Democratic 2020 U.S. presidential candidate and former U.S. Vice President Joe Biden faces off with resident on Ukraine.
Democratic 2020 U.S. presidential candidate and former U.S. Vice President Joe Biden faces off with a local resident challenging him about his son Hunter Biden's involvement with Ukraine in this screen grab made from video shot during a campaign event.

Ukrainians are watching with added interest as Donald Trump and challenger Joe Biden enter the final days of the U.S. presidential race. Ukraine has taken on huge strategic importance for the United States and its NATO allies since Ukraine’s ongoing 2014 war with Russia, while allegations of corruption linked to Ukraine continue to cloud the election campaign.

The alliance was underscored last month as U.S. military personnel took part in “Exercise Fiction Urchin” alongside Ukrainian special forces in the west of Ukraine. U.S. Air Force CV-22 Ospreys and other aircraft flew low over the Ukrainian capital, Kyiv, drawing attention from residents below.

The joint exercises took place as the Kremlin staged military drills alongside Chinese and other forces as part of “Exercise Caucasus 2020” in the south of Russia.

Caught in America’s Election Battle, Ukraine Hopes for Further US Military Support

The U.S. has significantly bolstered defense ties with Kyiv since Russia’s 2014 annexation of Crimea and the incursion of Russian fighters into eastern Ukraine.

“With the ongoing conflict in the east, I think we can do what we are doing now, it is partnering with Ukraine, working together, showing them as well as NATO and the other Western allies that we are here, we stand beside Ukraine,” a major from U.S. Special Operations Forces taking part in the exercise told the Reuters news agency, asking that his name be withheld.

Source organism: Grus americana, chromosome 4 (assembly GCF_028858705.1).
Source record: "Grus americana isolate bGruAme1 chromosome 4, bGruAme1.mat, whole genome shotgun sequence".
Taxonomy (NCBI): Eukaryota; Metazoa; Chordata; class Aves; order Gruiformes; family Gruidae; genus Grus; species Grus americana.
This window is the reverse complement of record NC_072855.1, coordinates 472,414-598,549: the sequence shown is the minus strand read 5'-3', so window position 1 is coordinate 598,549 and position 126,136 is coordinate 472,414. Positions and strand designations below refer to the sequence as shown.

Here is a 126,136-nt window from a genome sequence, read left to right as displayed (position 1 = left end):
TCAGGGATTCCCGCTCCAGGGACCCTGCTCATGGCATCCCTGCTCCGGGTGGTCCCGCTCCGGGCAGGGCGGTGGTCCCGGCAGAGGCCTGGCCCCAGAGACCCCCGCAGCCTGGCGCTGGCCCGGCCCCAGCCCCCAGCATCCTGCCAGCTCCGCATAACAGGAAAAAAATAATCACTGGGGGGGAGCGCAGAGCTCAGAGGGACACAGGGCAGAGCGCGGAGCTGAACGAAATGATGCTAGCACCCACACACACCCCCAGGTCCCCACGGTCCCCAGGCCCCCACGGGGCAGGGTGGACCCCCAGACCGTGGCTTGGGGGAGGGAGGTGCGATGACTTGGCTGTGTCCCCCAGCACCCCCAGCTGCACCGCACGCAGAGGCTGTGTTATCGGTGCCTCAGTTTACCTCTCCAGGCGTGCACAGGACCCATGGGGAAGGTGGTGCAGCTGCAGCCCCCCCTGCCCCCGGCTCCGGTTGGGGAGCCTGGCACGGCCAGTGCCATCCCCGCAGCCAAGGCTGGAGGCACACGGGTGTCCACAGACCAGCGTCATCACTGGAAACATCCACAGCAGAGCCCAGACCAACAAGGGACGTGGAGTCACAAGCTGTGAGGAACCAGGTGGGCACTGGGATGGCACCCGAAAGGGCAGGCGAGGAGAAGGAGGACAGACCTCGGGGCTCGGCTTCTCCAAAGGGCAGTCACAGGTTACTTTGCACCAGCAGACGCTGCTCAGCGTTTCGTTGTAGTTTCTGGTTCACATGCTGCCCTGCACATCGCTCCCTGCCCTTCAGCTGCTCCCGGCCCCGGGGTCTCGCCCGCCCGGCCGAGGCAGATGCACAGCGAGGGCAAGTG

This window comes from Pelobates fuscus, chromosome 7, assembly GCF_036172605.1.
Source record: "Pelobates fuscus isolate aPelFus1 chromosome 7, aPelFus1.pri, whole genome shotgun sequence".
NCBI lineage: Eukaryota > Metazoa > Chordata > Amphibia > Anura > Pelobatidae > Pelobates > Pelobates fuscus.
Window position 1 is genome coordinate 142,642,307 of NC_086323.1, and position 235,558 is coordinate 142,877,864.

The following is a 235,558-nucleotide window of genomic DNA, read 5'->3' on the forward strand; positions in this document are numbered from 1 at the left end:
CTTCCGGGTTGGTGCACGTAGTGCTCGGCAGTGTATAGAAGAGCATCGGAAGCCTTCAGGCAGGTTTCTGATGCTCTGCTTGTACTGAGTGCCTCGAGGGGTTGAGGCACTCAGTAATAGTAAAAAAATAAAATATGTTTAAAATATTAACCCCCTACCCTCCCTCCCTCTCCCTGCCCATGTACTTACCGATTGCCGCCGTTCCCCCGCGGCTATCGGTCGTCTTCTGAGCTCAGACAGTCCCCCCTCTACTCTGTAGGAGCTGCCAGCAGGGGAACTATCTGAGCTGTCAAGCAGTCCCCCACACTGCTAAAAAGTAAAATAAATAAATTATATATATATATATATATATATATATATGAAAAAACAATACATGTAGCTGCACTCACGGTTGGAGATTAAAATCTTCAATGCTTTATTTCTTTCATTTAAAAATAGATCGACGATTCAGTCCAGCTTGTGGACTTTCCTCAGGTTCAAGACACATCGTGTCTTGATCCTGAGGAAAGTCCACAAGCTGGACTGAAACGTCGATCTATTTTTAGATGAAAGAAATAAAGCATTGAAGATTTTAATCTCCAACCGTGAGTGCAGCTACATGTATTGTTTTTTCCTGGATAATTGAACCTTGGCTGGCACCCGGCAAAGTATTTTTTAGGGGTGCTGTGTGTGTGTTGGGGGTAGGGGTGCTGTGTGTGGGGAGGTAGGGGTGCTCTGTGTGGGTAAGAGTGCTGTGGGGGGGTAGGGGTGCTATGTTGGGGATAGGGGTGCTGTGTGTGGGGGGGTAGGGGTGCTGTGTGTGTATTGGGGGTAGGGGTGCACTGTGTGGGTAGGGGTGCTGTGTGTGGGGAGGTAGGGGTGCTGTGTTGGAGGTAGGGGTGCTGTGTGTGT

The increased U.S. military support for Ukraine resonates most with Ukrainians as they watch the U.S. election unfold from afar, says political analyst Alexey Arestovich.

“What’s important to them is that the U.S. does not stop its military support. That is the level of understanding,” Arestovich told VOA in a recent interview in Kyiv.

President Donald Trump works the crowd after speaking at a campaign rally Monday, Oct. 19, 2020, in Tucson, Ariz.

In the first months of Donald Trump’s presidency in 2017, Arestovich says there were concerns in Ukraine about the closeness of the relationship with his Russian counterpart, Vladimir Putin.

“However, it became clear that no matter how much Trump complimented Putin with words, in reality, the military activity (with the U.S.) has been increasing and the safety umbrella has been growing over eastern Europe and Ukraine together with the military support. So, the collective opinion (on Trump) has changed,” Arestovich said.

Allegations that Donald Trump threatened to withhold military aid to Ukraine unless Kyiv launched an investigation into his Democrat rival, were at the center of the president’s impeachment by the House of Representatives in 2019. He was later acquitted in the Senate.

Ukraine is back in the political spotlight amid renewed claims that as vice president in 2015, Joe Biden shielded his son Hunter Biden – who was then on the board of a Ukrainian energy firm - from an anti-corruption investigation by demanding the dismissal of Ukraine’s chief prosecutor.